In the past month, media coverage of LGBTQ teen suicides skyrocketed, prompting responses at colleges nationwide, including at a Brown University Community Council meeting last week and a vigil on campus the week before. As part of the response, Margaret Klawunn, vice president of campus life and student services, sent an e-mail Saturday to students about community standards.
"At Brown University, you are fortunate to live, learn and work in an environment that values respect, integrity, freedom and individual well-being so highly," Klawunn wrote. "We must also acknowledge that we still have a distance to travel to ensure that all members of our University community participate without fear of harassment or isolation."
Klawunn reminded students to have "honest, open and equitable engagement with racial, religious, gender, ethnic, sexual orientation and other differences." She called on students to be "respectful of the rights and privileges of others" and to confront breaches of respectful conduct instead of letting them go.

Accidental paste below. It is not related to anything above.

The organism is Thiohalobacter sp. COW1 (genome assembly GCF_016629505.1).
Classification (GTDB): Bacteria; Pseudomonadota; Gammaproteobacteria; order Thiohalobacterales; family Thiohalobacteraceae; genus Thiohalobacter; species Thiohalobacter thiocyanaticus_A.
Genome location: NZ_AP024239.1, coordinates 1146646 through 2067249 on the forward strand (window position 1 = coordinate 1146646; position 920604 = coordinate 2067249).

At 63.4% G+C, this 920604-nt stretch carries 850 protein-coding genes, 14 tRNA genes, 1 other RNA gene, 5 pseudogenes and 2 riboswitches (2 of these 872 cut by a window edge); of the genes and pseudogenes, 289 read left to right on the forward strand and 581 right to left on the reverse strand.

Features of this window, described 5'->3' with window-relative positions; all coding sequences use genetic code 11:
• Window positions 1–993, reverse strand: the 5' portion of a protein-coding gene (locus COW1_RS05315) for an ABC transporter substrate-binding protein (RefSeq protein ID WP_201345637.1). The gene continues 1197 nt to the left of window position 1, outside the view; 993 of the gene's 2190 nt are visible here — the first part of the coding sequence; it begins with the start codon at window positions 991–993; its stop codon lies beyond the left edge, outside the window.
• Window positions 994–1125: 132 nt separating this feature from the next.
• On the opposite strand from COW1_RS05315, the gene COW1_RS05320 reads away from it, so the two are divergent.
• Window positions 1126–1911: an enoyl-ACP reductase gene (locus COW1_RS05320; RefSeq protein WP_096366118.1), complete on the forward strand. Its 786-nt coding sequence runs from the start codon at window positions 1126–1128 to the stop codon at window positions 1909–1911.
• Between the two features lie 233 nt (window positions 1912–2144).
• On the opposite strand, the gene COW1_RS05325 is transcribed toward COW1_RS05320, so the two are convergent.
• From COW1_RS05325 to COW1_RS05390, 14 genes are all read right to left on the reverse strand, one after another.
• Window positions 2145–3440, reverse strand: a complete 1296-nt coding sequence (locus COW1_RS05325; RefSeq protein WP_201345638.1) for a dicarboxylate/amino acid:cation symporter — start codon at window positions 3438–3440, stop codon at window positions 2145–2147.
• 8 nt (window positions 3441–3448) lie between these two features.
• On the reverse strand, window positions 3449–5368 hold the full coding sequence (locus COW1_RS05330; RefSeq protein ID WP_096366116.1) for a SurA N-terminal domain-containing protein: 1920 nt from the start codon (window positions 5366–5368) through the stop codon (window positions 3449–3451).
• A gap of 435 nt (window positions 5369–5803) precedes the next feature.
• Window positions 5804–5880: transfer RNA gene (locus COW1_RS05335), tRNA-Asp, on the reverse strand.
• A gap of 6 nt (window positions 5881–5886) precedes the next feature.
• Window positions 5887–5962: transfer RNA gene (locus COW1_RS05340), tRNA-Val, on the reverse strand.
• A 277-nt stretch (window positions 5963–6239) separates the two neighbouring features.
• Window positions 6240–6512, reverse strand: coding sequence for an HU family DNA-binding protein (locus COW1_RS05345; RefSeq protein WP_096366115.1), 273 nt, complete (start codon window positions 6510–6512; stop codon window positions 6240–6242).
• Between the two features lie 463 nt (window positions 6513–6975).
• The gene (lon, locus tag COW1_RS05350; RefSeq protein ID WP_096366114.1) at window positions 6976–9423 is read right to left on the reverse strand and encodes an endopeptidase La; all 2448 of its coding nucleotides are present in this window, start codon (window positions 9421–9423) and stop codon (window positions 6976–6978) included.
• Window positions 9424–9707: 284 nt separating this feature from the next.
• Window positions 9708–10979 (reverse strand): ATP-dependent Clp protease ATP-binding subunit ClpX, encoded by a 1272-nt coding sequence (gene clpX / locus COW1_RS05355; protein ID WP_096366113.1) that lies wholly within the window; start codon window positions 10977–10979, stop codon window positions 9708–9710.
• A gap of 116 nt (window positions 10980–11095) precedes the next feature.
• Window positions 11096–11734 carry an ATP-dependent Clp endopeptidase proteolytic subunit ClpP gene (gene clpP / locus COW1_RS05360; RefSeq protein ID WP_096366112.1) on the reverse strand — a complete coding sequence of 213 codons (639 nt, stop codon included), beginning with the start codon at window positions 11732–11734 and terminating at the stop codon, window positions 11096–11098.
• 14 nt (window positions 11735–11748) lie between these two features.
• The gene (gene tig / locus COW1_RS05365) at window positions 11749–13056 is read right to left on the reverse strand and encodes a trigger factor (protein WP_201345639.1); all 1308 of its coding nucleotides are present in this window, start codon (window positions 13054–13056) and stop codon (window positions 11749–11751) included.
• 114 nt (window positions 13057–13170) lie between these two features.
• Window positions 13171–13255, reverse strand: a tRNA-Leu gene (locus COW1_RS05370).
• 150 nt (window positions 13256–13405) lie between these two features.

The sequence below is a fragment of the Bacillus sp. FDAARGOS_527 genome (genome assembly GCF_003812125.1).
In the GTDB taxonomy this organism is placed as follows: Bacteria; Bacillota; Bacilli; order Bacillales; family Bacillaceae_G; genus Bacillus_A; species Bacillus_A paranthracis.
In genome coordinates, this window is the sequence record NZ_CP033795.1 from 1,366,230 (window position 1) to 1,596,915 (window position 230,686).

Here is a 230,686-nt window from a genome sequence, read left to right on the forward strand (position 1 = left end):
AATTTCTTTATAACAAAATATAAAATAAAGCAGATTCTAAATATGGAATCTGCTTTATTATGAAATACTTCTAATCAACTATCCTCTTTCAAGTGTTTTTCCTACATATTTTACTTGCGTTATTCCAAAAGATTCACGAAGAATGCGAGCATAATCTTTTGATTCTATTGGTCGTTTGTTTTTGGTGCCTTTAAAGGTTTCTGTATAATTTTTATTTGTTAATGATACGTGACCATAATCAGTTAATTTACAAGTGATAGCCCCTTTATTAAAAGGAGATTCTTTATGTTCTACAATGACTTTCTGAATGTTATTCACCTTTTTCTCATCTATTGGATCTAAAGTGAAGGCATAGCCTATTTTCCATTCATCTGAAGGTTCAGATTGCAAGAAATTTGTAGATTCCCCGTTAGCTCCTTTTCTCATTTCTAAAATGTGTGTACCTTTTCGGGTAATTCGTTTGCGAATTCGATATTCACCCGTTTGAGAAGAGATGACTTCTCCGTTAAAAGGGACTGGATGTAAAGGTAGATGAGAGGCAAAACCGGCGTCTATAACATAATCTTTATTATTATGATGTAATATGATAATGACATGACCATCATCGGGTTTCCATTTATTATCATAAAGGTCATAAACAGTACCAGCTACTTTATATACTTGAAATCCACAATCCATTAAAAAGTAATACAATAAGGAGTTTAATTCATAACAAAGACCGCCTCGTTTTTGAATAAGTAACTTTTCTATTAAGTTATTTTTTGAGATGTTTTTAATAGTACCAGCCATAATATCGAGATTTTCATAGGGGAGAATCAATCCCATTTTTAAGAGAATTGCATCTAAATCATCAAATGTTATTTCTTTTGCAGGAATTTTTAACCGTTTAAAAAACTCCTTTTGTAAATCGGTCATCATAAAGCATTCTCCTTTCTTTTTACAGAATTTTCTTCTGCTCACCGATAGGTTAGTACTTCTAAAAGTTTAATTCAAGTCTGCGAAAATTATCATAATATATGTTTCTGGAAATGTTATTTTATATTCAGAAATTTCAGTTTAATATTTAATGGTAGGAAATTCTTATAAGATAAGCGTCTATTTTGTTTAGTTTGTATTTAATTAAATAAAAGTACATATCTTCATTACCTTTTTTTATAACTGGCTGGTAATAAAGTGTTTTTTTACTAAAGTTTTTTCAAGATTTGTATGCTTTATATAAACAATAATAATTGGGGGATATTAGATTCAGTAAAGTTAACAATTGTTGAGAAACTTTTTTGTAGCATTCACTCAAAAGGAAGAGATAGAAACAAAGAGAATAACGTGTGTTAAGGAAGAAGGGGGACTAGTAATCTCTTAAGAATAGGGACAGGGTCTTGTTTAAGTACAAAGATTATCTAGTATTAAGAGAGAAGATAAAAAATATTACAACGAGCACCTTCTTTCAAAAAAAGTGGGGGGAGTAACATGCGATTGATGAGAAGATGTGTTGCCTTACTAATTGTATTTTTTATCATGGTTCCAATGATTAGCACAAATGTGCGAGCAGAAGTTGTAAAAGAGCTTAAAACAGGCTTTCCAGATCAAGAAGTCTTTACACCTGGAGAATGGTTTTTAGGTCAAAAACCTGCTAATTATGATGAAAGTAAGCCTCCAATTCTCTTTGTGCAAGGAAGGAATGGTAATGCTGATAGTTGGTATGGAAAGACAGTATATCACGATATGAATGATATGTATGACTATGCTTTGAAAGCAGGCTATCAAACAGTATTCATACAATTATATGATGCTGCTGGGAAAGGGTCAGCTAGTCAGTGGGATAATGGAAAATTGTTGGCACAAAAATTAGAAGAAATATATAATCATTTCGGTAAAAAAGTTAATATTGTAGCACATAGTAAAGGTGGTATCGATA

Also in the e-mail, Klawunn pointed out the University's support services such as the Safe Zone program — which recruits Brown community members to counsel and advocate for students who identify as LGBTQ — and the LGBTQ Resource Center.
The recent attention to the teen suicides has drawn both positive and negative feelings nationwide.
Candi Cushman, an education analyst with the conservative group Focus on the Family, for example, told the Denver Post, "We feel more and more that (gay) activists are being deceptive in using anti-bullying rhetoric to introduce their viewpoints while the viewpoint of Christian students and parents are increasingly belittled."
Dan Savage, an author and LGBTQ rights activist, launched the "It Gets Better" Project on YouTube in September, where people can post videos about their experiences and words of comfort for those being bullied.
"However you are choosing to live is beautiful, and you have my full support and all of my love," said singer and songwriter Kesha. "So please don't ever give up."